By Chantal Roberts
Many people know Kansas City, Missouri was a fashion hub for a large part of the 20th century. Kansas City’s Garment District encompassed 6th to 11th Streets and Washington to Wyandotte. Not so many people know about the communal, silk plantation began by French nobleman and philanthropist, Ernest Valeton de Boissière, in the 1870s.
De Boissière was born on 9 June 1810, and after Louis-Napoléon’s 1851 coup d’état, he came to the United States based on the understanding he should “go abroad for his health…” although he was not, in the strictest of terms, banished from France.
De Boissière settled in New Orleans and invested in a transatlantic shipping line until the Civil War naval blockade caused the venture to fail. It was his benevolent character which forced him to uproot a second time. After the war, several Methodist ladies approached de Boissière for a donation to build an orphanage and school for black children. De Boissière wrote a check for $10,000. His donation, while it surprised the ladies, did not please the other white citizens who asked De Boissière to leave.
From 1868-1870, de Boissière bought approximately 4000 acres of land in Kansas, about 65 miles southwest of Kansas City, in Franklin County. De Boissière wanted to create a self-sufficient commune based on the social theorist, Charles Fourier. Mulberry trees were planted on 70 acres, and de Boissière went back to France to convince 40 families who were skilled in silk production to immigrate to his town, called Silkville.
Despite being a socialist campaign, destitute people were not admitted into the commune. Each worker had to pay $100, to provide for their own needs, and to pay rent for their apartments two months in advance. In 1874, a three-story, sixty-room limestone house was completed to house the workers and their families. Local Kansans thought the 36’ by 95’ house was so grand that they called it the ‘château.’ It had 2,500 books which was the largest collection at the time in Kansas. The library consisted of works by Voltaire, Rousseau, the New Testament in Greek, Charles Dickens, and Balzac. At the north corner of the property, de Boissière built a school for the children of Silkville.
Silkville was very successful in the 1870s producing 260-300 yards of silk per day. It won first place at the 1876 Centennial Exposition in Philadelphia and third place in 1886 Exposition in Paris. Unfortunately, de Boissière’s labor for the silk was high because the American dyes would not keep their color and silk from Asia began to be imported at a cheaper price. Worse still, the laborers discovered for $100 they could purchase their own acreage from the US government and obtain higher wages elsewhere. The women who tended to the silkworms married Kansan farmers and left Silkville.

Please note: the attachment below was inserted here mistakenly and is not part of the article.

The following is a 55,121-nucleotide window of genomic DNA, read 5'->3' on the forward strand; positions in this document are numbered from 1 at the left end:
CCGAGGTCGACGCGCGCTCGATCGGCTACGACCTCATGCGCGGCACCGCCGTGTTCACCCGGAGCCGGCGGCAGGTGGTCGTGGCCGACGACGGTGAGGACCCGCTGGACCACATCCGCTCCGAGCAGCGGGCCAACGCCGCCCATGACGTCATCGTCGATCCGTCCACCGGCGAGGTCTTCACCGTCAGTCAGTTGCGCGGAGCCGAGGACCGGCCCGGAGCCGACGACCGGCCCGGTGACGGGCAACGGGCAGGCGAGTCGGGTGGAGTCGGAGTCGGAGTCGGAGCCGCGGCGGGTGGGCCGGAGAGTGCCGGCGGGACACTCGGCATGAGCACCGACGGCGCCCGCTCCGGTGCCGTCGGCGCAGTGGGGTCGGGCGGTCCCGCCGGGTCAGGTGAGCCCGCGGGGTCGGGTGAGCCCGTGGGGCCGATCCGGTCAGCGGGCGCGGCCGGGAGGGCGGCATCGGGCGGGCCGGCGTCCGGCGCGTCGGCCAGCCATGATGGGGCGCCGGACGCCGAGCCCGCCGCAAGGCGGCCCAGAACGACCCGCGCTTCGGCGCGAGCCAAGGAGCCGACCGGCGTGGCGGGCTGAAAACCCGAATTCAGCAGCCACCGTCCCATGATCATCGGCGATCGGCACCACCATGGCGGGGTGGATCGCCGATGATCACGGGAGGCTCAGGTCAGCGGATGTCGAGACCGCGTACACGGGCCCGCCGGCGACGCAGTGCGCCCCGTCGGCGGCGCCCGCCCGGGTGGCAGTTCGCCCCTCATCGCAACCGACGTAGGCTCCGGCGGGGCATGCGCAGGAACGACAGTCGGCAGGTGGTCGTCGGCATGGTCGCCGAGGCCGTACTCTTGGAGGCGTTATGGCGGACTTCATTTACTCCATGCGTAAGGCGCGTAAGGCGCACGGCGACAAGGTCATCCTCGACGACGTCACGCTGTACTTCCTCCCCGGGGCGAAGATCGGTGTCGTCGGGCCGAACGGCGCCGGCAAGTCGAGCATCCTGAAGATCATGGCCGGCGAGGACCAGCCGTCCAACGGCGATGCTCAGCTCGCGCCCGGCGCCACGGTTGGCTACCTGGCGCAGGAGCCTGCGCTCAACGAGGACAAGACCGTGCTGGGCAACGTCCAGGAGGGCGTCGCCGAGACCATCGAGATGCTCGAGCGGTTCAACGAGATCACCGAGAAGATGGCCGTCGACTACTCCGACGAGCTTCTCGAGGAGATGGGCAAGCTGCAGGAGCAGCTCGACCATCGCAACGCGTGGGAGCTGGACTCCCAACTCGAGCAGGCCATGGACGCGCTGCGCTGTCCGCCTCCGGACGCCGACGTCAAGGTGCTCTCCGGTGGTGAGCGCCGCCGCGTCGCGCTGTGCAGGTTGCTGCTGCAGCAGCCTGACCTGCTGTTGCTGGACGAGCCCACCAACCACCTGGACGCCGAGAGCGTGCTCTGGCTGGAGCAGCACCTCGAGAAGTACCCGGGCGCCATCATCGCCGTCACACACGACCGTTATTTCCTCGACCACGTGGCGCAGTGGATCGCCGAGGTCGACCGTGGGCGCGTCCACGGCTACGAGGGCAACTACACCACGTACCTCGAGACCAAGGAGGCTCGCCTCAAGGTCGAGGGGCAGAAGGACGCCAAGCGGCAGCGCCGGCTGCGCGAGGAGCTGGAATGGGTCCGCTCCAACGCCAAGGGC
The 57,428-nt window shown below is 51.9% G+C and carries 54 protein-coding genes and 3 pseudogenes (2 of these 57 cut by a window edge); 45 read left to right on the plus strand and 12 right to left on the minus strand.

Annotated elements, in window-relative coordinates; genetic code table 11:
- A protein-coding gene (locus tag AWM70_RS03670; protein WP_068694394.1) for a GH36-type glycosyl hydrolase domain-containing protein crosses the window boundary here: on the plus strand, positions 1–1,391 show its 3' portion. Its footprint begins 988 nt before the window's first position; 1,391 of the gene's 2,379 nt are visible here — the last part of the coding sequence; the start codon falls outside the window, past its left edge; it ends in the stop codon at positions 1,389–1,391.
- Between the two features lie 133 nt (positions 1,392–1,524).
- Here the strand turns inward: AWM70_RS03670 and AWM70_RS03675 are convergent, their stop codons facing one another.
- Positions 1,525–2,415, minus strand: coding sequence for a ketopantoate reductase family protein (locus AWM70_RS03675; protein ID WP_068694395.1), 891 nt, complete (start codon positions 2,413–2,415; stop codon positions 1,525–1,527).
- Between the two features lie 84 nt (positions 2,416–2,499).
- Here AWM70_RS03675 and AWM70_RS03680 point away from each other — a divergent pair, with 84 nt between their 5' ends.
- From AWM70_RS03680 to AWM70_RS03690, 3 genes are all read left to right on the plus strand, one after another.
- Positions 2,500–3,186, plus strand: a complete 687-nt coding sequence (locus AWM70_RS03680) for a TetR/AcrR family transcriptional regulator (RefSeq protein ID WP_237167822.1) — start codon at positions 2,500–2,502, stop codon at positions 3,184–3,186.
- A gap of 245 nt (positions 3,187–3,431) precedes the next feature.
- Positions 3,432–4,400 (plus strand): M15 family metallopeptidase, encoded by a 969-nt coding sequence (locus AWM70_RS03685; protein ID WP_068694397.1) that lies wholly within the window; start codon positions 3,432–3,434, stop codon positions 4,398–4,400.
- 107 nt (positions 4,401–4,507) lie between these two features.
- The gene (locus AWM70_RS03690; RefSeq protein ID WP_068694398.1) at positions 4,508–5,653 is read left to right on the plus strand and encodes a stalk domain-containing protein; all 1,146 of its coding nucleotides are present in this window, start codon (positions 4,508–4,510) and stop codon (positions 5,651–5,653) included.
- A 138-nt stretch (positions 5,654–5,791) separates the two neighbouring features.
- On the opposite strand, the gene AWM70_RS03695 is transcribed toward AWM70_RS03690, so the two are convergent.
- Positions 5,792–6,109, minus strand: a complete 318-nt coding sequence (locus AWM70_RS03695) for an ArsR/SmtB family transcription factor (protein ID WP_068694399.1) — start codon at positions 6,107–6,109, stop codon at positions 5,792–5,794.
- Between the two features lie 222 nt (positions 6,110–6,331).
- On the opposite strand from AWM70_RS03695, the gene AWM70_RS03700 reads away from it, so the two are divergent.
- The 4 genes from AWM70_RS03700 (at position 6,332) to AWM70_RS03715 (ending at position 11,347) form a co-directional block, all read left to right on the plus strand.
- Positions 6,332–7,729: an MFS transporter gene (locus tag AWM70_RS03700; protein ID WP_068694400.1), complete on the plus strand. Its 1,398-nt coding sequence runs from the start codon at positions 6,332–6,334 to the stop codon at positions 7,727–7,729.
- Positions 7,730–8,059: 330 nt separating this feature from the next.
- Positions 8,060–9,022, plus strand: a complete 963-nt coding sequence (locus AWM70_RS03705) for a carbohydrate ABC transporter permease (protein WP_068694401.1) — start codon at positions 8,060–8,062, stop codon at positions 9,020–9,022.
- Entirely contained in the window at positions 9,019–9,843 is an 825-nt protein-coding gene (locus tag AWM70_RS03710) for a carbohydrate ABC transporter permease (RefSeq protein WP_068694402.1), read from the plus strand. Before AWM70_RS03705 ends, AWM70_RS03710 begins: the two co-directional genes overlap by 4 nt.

By 1886, the silk production at Silkville was abandoned. Silkville limped along for a few more years based on its cheese and creamery productions, but finally, that, too, ceased. De Boissière went back to France to live out his few remaining years. He is better remembered in his home village than here in Kanas. The public school in Audenge, France is named École Ernest Valeton de Boissière. Every year there is a festival called Sainte-Saucisse for the endowment de Boissière left the village which includes noon meals of haricot blancs (white beans) and sausages.
Nothing is left of Silkville except the schoolhouse and ghost town de Boissière built.
By Rebecca Smith
Charles Perrault was appointed to L’Académie Française in 1671. Jean de La Fontaine was elected to the French Academy of Sciences in 1684. Both awards from the Royal Court were for literary contributions to France, but neither was for poetry or novels, history or philosophy, as one might expect. Perrault won for his fairy tales (as detailed in an earlier blog on this site). La Fontaine won for fables.
Until moving into the realm of the fable, La Fontaine was known for his Contes, stories in verse sometimes considered mischievous or naughty in relation to the prevailing moral code. For his fables, he adhered more to recognized standards.